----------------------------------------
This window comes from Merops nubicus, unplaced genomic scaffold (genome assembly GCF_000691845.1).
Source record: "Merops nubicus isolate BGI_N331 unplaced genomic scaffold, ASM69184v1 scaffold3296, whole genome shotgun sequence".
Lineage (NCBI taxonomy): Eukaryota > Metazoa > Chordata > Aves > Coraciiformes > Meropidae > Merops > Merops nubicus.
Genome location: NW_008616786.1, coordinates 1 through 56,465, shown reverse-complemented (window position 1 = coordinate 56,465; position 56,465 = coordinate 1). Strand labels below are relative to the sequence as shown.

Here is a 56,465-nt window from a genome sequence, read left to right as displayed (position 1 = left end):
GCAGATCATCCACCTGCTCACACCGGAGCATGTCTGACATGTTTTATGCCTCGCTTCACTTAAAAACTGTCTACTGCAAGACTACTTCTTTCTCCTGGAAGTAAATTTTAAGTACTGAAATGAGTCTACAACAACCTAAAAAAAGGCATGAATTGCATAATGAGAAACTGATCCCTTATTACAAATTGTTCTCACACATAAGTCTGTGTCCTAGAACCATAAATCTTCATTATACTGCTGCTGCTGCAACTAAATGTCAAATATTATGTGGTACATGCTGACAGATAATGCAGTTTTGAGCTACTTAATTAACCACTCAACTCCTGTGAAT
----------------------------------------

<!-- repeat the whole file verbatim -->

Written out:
This window comes from Merops nubicus, unplaced genomic scaffold (genome assembly GCF_000691845.1).
Source record: "Merops nubicus isolate BGI_N331 unplaced genomic scaffold, ASM69184v1 scaffold3296, whole genome shotgun sequence".
Lineage (NCBI taxonomy): Eukaryota > Metazoa > Chordata > Aves > Coraciiformes > Meropidae > Merops > Merops nubicus.
Genome location: NW_008616786.1, coordinates 1 through 56,465, shown reverse-complemented (window position 1 = coordinate 56,465; position 56,465 = coordinate 1). Strand labels below are relative to the sequence as shown.

Here is a 56,465-nt window from a genome sequence, read left to right as displayed (position 1 = left end):
GCAGATCATCCACCTGCTCACACCGGAGCATGTCTGACATGTTTTATGCCTCGCTTCACTTAAAAACTGTCTACTGCAAGACTACTTCTTTCTCCTGGAAGTAAATTTTAAGTACTGAAATGAGTCTACAACAACCTAAAAAAAGGCATGAATTGCATAATGAGAAACTGATCCCTTATTACAAATTGTTCTCACACATAAGTCTGTGTCCTAGAACCATAAATCTTCATTATACTGCTGCTGCTGCAACTAAATGTCAAATATTATGTGGTACATGCTGACAGATAATGCAGTTTTGAGCTACTTAATTAACCACTCAACTCCTGTGAAT